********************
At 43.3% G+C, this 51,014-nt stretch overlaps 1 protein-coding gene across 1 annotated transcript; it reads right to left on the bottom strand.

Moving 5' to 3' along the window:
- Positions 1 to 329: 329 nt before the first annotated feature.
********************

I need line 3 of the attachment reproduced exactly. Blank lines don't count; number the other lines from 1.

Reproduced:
- Positions 1 to 329: 329 nt before the first annotated feature.